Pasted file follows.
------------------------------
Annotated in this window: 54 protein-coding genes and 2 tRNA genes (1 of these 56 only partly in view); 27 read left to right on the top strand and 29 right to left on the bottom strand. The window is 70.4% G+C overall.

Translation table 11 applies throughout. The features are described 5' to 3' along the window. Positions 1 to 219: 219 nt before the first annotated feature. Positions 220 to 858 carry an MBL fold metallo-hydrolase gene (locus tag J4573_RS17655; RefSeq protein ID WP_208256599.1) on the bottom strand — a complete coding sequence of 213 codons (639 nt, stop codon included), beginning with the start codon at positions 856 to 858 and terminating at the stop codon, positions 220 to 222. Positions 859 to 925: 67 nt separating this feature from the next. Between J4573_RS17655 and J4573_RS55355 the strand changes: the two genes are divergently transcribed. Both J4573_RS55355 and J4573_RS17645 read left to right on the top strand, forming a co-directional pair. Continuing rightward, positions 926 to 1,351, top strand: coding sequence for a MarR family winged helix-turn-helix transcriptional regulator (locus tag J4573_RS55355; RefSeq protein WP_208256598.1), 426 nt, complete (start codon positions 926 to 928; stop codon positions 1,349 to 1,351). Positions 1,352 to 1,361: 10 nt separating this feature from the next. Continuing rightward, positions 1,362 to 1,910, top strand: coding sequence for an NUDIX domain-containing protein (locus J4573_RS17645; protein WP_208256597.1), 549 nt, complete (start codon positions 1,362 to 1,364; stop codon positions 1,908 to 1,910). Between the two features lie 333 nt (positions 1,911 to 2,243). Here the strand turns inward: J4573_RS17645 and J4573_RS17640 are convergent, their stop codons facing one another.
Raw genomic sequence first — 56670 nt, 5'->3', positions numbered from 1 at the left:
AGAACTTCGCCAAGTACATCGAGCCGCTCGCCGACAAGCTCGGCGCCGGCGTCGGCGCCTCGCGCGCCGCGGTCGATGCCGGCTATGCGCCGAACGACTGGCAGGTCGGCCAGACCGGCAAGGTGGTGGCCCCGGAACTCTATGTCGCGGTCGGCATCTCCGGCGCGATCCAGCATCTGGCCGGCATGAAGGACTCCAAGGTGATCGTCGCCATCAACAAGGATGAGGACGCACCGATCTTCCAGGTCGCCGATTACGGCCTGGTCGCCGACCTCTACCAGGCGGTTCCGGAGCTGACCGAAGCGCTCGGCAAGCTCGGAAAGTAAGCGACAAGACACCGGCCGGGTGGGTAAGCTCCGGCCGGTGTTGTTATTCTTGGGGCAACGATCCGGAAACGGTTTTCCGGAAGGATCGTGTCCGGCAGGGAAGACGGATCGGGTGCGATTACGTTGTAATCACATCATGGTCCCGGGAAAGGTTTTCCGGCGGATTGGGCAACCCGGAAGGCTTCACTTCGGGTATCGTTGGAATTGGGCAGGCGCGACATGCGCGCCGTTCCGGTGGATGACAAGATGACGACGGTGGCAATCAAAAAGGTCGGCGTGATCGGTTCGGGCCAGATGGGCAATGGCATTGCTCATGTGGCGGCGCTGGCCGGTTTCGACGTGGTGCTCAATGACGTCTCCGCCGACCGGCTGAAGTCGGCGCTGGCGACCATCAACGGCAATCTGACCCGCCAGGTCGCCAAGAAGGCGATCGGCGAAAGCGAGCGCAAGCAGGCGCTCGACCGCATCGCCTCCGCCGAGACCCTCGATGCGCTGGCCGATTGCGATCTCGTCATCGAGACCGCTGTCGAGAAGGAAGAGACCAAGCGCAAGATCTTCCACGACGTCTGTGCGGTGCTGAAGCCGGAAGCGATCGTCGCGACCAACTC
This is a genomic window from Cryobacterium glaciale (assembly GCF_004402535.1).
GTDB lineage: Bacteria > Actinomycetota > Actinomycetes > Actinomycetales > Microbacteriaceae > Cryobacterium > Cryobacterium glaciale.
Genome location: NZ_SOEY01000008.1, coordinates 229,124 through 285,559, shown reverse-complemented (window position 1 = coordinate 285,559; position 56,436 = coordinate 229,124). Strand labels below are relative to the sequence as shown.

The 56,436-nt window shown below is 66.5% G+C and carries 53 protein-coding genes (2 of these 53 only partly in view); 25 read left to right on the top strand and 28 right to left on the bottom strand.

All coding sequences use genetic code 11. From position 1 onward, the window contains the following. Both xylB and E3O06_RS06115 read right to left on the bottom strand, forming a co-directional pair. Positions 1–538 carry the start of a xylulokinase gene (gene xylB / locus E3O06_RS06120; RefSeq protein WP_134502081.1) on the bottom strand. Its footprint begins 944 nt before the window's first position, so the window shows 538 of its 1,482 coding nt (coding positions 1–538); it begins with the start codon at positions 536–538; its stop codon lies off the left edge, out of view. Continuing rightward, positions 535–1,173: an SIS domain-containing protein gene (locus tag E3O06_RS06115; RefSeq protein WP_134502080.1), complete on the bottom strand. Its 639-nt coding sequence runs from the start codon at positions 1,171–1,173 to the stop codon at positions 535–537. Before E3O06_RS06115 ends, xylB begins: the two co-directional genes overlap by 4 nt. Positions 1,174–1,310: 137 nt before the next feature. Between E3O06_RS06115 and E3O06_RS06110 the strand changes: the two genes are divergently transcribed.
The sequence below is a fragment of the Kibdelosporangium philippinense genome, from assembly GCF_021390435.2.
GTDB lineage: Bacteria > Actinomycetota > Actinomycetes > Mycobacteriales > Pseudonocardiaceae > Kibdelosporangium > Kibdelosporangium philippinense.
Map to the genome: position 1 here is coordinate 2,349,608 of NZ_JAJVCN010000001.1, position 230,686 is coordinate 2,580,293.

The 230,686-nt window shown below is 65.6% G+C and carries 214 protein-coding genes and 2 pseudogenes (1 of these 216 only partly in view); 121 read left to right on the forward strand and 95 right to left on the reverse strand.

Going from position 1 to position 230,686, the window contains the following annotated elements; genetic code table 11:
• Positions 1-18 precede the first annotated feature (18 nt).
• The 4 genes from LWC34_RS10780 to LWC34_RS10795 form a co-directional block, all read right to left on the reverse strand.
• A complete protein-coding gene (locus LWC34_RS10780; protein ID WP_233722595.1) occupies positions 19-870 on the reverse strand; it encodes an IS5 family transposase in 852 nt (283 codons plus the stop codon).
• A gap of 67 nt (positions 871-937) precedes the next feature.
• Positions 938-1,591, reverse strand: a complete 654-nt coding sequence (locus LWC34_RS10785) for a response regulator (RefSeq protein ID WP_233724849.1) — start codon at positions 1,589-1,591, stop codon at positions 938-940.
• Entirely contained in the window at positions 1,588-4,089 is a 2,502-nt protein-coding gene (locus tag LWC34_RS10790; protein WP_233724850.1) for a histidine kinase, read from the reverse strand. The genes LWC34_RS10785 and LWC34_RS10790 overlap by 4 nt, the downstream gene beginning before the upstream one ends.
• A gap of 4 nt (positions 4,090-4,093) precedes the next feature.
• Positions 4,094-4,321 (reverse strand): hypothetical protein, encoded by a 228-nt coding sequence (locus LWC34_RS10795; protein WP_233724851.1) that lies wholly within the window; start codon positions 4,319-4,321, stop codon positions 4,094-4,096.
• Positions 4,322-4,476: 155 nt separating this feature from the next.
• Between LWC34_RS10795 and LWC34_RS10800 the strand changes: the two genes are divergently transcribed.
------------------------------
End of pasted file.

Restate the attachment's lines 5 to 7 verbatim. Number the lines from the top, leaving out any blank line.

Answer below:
This is a genomic window from Cryobacterium glaciale (assembly GCF_004402535.1).
GTDB lineage: Bacteria > Actinomycetota > Actinomycetes > Actinomycetales > Microbacteriaceae > Cryobacterium > Cryobacterium glaciale.
Genome location: NZ_SOEY01000008.1, coordinates 229,124 through 285,559, shown reverse-complemented (window position 1 = coordinate 285,559; position 56,436 = coordinate 229,124). Strand labels below are relative to the sequence as shown.